Is it welcome news to the many slowly recovering housing markets? Real estate is waiting on a marked recovery from the recession, and some of the latest regional housing start figures seem to show it could be happening.
According to the U.S. Commerce Department, "Housing starts increased 1.7 percent, consistent with privatesector expectations of a 2.0 percent increase."
"Today's data show that new housing activity appears to be stabilizing in the wake of the expiration of the home buyer tax credit," Commerce Secretary Gary Locke said. "However, a healthy economy requires not only a robust housing sector but strong employment and incomes, and President Obama remains committed to developing policies that encourage job creation and broad economic growth."
"Builders are very reluctant to build more homes in view of the current state of the economy and weak buyer demand," noted Bob Jones, chairman of the National Association of Home Builders (NAHB) and a home builder from Bloomfield Hills, Mich.
What does a recovering housing start market, in general, mean for homeowners? As your own local market begins to sprout up new homes, this in turn can increase jobs for the area. It also could indicate builders are confident enough in the local market to even start building. And if builders are confident, then you, as a homeowner could start to see your home value increase, as well as renewed buyers interest.
"Right now the housing market is essentially in a holding pattern," acknowledged NAHB Chief Economist David Crowe. "As our latest member surveys have indicated, builders are seeing greater hesitancy among potential home buyers who are uncertain about what's in store for the economy and jobs going forward. That said, favorable home buying conditions including historically low mortgage rates and low house prices should help spur additional demand as the job market gradually improves later this year."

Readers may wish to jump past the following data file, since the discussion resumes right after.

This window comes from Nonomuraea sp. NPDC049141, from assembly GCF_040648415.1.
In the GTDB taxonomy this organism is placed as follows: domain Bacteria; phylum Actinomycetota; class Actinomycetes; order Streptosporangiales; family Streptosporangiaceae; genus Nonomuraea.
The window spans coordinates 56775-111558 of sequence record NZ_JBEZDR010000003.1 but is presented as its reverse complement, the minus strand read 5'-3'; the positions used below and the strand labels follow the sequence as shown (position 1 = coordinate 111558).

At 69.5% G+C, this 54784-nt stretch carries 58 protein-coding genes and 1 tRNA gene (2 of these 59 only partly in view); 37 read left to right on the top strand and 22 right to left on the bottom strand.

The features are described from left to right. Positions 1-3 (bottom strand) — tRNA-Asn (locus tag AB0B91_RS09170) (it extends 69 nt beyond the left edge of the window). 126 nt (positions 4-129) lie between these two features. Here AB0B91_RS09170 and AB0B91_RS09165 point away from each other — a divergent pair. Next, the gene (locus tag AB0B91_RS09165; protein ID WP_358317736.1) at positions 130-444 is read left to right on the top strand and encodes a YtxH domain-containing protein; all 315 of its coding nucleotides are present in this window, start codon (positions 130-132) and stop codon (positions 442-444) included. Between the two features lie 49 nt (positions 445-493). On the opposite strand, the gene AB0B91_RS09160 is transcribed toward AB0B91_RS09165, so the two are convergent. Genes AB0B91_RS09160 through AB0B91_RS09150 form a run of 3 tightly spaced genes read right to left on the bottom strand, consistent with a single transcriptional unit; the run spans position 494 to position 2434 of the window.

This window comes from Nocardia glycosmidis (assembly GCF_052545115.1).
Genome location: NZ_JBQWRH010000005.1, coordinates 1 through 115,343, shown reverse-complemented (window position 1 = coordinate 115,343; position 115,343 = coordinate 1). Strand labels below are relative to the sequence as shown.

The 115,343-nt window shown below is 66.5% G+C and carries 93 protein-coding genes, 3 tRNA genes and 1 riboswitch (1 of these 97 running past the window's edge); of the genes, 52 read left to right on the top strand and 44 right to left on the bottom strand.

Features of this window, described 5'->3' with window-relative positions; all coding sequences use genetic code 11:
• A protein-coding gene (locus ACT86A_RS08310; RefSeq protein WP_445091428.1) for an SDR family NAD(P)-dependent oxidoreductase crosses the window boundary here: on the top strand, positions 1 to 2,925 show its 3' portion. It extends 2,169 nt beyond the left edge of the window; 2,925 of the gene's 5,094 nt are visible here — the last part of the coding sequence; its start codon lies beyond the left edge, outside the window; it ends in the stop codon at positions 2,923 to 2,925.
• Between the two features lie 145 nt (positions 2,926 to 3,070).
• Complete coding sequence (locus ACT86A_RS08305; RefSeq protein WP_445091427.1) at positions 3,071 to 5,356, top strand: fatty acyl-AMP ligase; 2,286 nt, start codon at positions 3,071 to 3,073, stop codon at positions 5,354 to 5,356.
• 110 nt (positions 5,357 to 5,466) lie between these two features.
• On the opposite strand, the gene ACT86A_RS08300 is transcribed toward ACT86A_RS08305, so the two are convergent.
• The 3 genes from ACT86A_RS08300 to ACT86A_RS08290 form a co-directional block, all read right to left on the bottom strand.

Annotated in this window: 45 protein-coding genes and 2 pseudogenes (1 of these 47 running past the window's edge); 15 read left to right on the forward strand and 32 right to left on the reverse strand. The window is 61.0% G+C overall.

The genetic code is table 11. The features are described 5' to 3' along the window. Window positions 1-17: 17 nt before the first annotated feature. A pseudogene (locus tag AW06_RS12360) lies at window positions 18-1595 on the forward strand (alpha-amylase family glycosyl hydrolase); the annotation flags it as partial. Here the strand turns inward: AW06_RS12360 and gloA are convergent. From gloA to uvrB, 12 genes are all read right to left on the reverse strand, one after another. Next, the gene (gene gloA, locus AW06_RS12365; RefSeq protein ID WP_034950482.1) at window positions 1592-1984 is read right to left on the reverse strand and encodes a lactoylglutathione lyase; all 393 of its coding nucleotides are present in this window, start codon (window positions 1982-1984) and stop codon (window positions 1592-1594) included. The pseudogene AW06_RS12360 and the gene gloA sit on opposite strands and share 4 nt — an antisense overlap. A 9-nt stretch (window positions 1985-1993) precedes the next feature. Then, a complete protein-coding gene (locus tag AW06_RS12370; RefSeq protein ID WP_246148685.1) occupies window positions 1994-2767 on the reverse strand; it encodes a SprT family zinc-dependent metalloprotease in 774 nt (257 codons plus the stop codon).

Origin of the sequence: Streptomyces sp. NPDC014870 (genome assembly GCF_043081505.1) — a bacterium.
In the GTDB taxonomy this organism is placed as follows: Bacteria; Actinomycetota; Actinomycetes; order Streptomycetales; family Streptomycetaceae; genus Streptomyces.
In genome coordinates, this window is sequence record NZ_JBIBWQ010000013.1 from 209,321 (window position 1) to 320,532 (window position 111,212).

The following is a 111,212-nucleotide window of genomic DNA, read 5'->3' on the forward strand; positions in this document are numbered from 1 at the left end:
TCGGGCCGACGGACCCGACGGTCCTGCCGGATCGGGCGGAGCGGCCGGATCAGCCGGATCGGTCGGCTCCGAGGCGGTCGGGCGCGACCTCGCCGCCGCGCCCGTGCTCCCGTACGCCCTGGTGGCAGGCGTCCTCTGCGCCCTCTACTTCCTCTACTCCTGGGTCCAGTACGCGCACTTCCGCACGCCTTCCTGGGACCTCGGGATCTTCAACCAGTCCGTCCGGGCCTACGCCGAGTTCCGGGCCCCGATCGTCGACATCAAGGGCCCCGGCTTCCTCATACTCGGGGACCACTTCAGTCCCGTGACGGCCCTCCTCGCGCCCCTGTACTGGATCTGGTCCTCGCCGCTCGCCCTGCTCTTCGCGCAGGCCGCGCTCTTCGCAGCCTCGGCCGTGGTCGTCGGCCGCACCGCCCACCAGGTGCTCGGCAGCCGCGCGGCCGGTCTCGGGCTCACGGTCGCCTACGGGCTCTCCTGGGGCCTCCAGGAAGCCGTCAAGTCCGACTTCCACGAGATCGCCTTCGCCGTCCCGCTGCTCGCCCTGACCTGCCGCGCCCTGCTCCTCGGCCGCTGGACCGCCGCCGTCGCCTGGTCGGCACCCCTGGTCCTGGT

The two regions with improving housing starts were the Northeast and Midwest, each posting dramatic gains. The Northeast saw an incredible 30.5 percent increase in July, while the Midwest saw an equally impressive 10.7 percent rise.
The Western region of the U.S. saw no change in housing starts, while the South, noted by the NAHB as "the country's largest housing market," posted a 6.3 percent decline in July.
But these figures may be deceiving, as the NAHB reports that in reality, "single-family housing production declined 4.2 percent to a seasonally adjusted annual rate of 432,000 units, its lowest mark since May of 2009." Why are the figures indicating a rise then? This rise in housing production could easily be due to a rise on the multi-family side of housing.
Either way, a rise is a rise, and that is a welcome sign in an ailing economy.